A few months ago, we blogged about proposed sentencing guideline changes in the UK - well, they've certainly arrived, with The Sentencing Council having released its new guidelines for prosecuting health and safety violations this week.
So what are the changes?
In a nutshell, it's the way in which fines are calculated that are changing. From the 1st February 2016, companies found to be offending health and safety law will face fines judged on "turnover; profit before tax; directors’ remuneration, loan accounts and pension provision; and assets as disclosed by the balance sheet”. This is due to concerns that fines imposed previously for the most serious offences have been too low and not having a big enough impact on offending companies to provoke a change in their health and safety habits. Whereas in the past companies would be fined around £100,000 for health and safety offences and £500,000 for corporate manslaughter, new sums will look more like £10-20million for large, enterprise-level organisations. A sum much more likely to have an impact, and in The Sentencing Council's hopes, much more likely to encourage companies to be up to standards in the first place.
Where will the changes affect?
England and Wales for the moment, but Scotland's independent sentencing council (established in 2015) are suspected to point towards these guidelines in the meantime, until new Scottish guidelines are written.
Why have changes been made?
We mention this above, but these changes have been made in the expectation that large organisations will pay more attention to health and safety, thus decreasing the amount of workplace accidents there are per year in the UK. Recently the HSE released figures for 2015, revealing that 142 people died from workplace injuries and 1.2 million were suffering from diseases due to their employment. These numbers are unacceptable - that's why The Sentencing Council and the Health and Safety Executive have welcomed new guidelines that reflect the seriousness of protecting employees.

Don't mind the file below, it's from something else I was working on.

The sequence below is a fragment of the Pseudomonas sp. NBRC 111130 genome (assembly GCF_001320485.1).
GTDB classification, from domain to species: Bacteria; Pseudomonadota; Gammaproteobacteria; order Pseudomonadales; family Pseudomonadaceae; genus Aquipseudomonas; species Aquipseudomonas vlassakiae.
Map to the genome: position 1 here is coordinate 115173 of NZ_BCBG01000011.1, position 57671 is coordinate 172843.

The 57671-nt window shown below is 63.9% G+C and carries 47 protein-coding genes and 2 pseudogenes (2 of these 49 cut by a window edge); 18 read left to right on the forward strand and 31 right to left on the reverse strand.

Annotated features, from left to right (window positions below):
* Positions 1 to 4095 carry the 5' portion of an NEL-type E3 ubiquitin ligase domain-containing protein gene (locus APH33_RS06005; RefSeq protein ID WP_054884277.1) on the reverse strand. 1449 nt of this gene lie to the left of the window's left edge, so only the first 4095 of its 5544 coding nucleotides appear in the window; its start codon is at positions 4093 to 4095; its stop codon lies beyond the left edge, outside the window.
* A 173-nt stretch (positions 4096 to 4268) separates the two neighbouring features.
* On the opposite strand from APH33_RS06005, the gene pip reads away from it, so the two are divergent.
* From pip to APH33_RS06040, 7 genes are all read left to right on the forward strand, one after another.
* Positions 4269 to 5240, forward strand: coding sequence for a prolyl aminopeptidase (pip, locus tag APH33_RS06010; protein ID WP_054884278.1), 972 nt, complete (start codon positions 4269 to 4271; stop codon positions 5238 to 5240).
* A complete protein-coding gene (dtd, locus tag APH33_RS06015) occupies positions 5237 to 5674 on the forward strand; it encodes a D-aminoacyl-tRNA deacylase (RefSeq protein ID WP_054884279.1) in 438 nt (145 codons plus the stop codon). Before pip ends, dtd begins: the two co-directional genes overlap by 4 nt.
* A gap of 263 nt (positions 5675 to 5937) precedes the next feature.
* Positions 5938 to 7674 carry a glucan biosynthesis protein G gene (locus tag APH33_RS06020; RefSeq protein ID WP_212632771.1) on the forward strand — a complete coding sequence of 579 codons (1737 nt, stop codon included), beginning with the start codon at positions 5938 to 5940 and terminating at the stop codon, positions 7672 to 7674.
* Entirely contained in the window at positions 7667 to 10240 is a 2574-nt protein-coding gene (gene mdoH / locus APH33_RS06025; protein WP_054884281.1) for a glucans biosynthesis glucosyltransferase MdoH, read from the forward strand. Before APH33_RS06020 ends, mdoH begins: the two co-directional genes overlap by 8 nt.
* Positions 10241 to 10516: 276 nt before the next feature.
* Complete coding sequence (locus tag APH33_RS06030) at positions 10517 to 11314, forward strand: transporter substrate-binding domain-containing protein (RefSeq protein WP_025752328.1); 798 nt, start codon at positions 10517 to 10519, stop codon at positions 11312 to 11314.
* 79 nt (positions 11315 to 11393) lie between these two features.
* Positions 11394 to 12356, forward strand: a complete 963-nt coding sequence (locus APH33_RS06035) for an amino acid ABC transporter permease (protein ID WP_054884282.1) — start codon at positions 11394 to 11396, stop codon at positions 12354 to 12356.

Not only will health and safety offences be affected - companies involved in environmental crimes will face up to 100% of their pre-tax net profit being levied in fines, which could climb as high as £100million+. This means companies like Volkswagen, who were in the press for all the wrong reasons earlier in the year, would be right in the cross-hair of the firing line.
However, it's not all doom and gloom - if a company prepares accordingly, not only can safety incidents be more frequently averted, efforts to record data can also mean a less punishing consequence. In August we spoke to David Hennessey of Brodies Solicitors, who enlightened us to the new fining process in more detail and offered his specialist law advice:
"Organisations with an existing health and safety infrastructure ought to review it to ensure it is fit for purpose. A company health and safety policy, a nominated director or senior individual, task specific risk assessment and safe method of working, and a system for recording accidents are the very least an organisation ought to have in place. A failure to invest in resources such as a health and safety management system can put an organisation’s fate in the hands of the regulator or the courts. Sometimes an accident occurs despite an organisation’s best efforts. However, those efforts will be recognised by the court when considering the sentence.”
So, after 1st February 2016, offending organisations can expect to be taught a big health and safety lesson - what remains to be seen is the effectiveness of that lesson, and whether the Courts can achieve the more consistent prosecuting process they are after. What companies do in light of the changes now will be an integral, defining factor in their future.
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